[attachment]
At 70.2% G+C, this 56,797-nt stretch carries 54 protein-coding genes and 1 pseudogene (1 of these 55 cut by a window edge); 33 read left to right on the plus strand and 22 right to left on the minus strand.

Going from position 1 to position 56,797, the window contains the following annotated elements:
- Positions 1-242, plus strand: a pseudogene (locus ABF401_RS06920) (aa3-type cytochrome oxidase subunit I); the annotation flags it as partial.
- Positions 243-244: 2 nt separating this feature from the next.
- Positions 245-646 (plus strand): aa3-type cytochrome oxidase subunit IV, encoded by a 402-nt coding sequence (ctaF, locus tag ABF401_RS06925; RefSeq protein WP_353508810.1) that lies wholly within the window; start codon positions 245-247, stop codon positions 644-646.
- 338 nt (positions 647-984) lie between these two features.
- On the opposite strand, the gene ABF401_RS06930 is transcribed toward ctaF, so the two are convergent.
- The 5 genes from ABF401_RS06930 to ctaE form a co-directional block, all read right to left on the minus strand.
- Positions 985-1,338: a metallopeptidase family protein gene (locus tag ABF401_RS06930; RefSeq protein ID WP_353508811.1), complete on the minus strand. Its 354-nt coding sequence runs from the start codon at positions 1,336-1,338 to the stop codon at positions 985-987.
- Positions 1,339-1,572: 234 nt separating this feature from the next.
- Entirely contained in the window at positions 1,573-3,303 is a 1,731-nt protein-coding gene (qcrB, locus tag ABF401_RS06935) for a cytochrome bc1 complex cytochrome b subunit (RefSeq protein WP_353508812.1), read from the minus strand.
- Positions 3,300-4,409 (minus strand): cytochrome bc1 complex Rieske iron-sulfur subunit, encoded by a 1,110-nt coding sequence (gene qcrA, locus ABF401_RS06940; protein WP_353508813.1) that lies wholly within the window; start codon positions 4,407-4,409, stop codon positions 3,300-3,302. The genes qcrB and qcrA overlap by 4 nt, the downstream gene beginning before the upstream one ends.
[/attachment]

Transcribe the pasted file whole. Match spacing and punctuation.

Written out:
At 70.2% G+C, this 56,797-nt stretch carries 54 protein-coding genes and 1 pseudogene (1 of these 55 cut by a window edge); 33 read left to right on the plus strand and 22 right to left on the minus strand.

Going from position 1 to position 56,797, the window contains the following annotated elements:
- Positions 1-242, plus strand: a pseudogene (locus ABF401_RS06920) (aa3-type cytochrome oxidase subunit I); the annotation flags it as partial.
- Positions 243-244: 2 nt separating this feature from the next.
- Positions 245-646 (plus strand): aa3-type cytochrome oxidase subunit IV, encoded by a 402-nt coding sequence (ctaF, locus tag ABF401_RS06925; RefSeq protein WP_353508810.1) that lies wholly within the window; start codon positions 245-247, stop codon positions 644-646.
- 338 nt (positions 647-984) lie between these two features.
- On the opposite strand, the gene ABF401_RS06930 is transcribed toward ctaF, so the two are convergent.
- The 5 genes from ABF401_RS06930 to ctaE form a co-directional block, all read right to left on the minus strand.
- Positions 985-1,338: a metallopeptidase family protein gene (locus tag ABF401_RS06930; RefSeq protein ID WP_353508811.1), complete on the minus strand. Its 354-nt coding sequence runs from the start codon at positions 1,336-1,338 to the stop codon at positions 985-987.
- Positions 1,339-1,572: 234 nt separating this feature from the next.
- Entirely contained in the window at positions 1,573-3,303 is a 1,731-nt protein-coding gene (qcrB, locus tag ABF401_RS06935) for a cytochrome bc1 complex cytochrome b subunit (RefSeq protein WP_353508812.1), read from the minus strand.
- Positions 3,300-4,409 (minus strand): cytochrome bc1 complex Rieske iron-sulfur subunit, encoded by a 1,110-nt coding sequence (gene qcrA, locus ABF401_RS06940; protein WP_353508813.1) that lies wholly within the window; start codon positions 4,407-4,409, stop codon positions 3,300-3,302. The genes qcrB and qcrA overlap by 4 nt, the downstream gene beginning before the upstream one ends.